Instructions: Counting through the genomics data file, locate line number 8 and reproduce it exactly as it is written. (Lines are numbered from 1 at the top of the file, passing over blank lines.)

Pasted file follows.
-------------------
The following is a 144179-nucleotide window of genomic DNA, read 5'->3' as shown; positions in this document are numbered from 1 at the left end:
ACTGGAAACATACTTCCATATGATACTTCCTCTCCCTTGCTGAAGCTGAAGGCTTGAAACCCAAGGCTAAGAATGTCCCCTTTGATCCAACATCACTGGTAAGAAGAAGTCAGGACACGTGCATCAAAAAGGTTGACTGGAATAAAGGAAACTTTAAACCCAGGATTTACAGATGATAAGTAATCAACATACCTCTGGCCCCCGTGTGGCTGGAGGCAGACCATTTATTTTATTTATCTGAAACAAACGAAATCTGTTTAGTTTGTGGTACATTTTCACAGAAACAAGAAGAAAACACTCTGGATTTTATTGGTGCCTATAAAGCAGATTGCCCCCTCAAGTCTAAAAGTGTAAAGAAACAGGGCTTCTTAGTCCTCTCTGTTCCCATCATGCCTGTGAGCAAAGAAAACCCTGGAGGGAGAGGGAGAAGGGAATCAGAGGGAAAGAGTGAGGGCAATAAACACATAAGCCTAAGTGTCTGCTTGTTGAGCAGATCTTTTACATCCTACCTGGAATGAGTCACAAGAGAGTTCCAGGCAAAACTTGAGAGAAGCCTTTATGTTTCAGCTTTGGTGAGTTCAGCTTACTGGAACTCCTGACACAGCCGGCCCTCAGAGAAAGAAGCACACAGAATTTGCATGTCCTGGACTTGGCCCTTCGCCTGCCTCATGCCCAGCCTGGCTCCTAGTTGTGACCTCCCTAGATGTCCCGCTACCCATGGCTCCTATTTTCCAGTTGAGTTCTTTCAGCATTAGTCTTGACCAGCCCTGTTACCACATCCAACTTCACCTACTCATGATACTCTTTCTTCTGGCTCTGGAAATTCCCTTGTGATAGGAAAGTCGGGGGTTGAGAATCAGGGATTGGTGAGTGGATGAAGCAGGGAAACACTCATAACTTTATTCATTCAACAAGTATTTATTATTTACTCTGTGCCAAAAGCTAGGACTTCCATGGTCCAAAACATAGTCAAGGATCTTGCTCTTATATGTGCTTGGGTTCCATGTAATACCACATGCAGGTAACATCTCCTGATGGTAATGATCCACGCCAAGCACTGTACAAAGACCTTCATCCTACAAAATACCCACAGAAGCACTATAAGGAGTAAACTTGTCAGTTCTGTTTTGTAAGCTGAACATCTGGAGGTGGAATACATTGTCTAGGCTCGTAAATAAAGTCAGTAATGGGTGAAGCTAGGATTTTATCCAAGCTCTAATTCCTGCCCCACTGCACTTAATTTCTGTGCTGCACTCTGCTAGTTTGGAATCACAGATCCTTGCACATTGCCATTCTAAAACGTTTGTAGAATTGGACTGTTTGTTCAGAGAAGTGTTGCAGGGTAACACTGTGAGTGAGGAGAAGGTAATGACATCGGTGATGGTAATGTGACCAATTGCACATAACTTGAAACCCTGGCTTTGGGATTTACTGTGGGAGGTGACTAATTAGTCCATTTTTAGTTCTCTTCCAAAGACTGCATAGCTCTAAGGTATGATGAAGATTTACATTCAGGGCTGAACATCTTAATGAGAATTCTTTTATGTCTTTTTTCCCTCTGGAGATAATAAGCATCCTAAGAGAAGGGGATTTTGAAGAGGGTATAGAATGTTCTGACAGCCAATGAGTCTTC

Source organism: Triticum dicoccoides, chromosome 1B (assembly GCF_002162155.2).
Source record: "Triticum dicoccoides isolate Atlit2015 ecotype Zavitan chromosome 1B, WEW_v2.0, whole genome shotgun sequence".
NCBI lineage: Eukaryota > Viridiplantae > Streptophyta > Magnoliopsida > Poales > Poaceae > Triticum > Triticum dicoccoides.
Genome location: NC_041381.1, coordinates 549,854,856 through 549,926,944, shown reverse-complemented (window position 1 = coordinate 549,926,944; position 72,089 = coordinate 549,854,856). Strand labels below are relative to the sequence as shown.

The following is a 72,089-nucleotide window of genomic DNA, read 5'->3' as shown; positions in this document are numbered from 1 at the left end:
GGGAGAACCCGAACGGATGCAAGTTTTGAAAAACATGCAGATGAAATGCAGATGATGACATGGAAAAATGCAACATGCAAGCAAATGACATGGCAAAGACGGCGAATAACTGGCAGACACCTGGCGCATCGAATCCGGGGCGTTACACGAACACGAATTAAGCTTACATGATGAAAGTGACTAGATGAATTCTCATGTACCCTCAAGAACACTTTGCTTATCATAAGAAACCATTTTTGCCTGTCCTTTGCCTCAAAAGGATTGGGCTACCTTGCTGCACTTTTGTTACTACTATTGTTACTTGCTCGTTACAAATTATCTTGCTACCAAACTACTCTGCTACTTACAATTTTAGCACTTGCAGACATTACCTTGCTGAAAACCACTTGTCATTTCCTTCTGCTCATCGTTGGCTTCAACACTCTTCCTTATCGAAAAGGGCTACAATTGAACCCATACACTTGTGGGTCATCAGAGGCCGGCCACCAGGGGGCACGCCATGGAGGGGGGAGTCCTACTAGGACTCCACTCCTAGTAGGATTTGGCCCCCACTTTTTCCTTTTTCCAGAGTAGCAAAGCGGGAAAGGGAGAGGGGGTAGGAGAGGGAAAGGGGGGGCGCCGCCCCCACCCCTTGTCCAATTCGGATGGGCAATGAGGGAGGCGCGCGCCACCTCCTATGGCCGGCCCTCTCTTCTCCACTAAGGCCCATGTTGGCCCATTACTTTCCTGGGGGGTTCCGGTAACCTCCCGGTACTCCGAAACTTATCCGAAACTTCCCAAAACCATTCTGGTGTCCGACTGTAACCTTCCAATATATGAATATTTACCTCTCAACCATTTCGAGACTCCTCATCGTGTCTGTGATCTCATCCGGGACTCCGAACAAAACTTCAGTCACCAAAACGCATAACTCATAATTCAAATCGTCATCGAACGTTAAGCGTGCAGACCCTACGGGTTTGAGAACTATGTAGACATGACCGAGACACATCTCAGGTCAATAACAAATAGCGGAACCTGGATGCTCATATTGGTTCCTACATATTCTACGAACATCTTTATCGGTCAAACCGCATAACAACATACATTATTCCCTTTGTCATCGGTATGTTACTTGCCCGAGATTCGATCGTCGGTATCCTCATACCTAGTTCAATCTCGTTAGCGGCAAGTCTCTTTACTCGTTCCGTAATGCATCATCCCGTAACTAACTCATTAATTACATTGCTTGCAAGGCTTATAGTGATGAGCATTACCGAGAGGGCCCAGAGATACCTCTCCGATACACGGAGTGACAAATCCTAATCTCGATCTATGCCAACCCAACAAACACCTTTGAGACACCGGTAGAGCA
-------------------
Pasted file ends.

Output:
GGGAGAACCCGAACGGATGCAAGTTTTGAAAAACATGCAGATGAAATGCAGATGATGACATGGAAAAATGCAACATGCAAGCAAATGACATGGCAAAGACGGCGAATAACTGGCAGACACCTGGCGCATCGAATCCGGGGCGTTACACGAACACGAATTAAGCTTACATGATGAAAGTGACTAGATGAATTCTCATGTACCCTCAAGAACACTTTGCTTATCATAAGAAACCATTTTTGCCTGTCCTTTGCCTCAAAAGGATTGGGCTACCTTGCTGCACTTTTGTTACTACTATTGTTACTTGCTCGTTACAAATTATCTTGCTACCAAACTACTCTGCTACTTACAATTTTAGCACTTGCAGACATTACCTTGCTGAAAACCACTTGTCATTTCCTTCTGCTCATCGTTGGCTTCAACACTCTTCCTTATCGAAAAGGGCTACAATTGAACCCATACACTTGTGGGTCATCAGAGGCCGGCCACCAGGGGGCACGCCATGGAGGGGGGAGTCCTACTAGGACTCCACTCCTAGTAGGATTTGGCCCCCACTTTTTCCTTTTTCCAGAGTAGCAAAGCGGGAAAGGGAGAGGGGGTAGGAGAGGGAAAGGGGGGGCGCCGCCCCCACCCCTTGTCCAATTCGGATGGGCAATGAGGGAGGCGCGCGCCACCTCCTATGGCCGGCCCTCTCTTCTCCACTAAGGCCCATGTTGGCCCATTACTTTCCTGGGGGGTTCCGGTAACCTCCCGGTACTCCGAAACTTATCCGAAACTTCCCAAAACCATTCTGGTGTCCGACTGTAACCTTCCAATATATGAATATTTACCTCTCAACCATTTCGAGACTCCTCATCGTGTCTGTGATCTCATCCGGGACTCCGAACAAAACTTCAGTCACCAAAACGCATAACTCATAATTCAAATCGTCATCGAACGTTAAGCGTGCAGACCCTACGGGTTTGAGAACTATGTAGACATGACCGAGACACATCTCAGGTCAATAACAAATAGCGGAACCTGGATGCTCATATTGGTTCCTACATATTCTACGAACATCTTTATCGGTCAAACCGCATAACAACATACATTATTCCCTTTGTCATCGGTATGTTACTTGCCCGAGATTCGATCGTCGGTATCCTCATACCTAGTTCAATCTCGTTAGCGGCAAGTCTCTTTACTCGTTCCGTAATGCATCATCCCGTAACTAACTCATTAATTACATTGCTTGCAAGGCTTATAGTGATGAGCATTACCGAGAGGGCCCAGAGATACCTCTCCGATACACGGAGTGACAAATCCTAATCTCGATCTATGCCAACCCAACAAACACCTTTGAGACACCGGTAGAGCA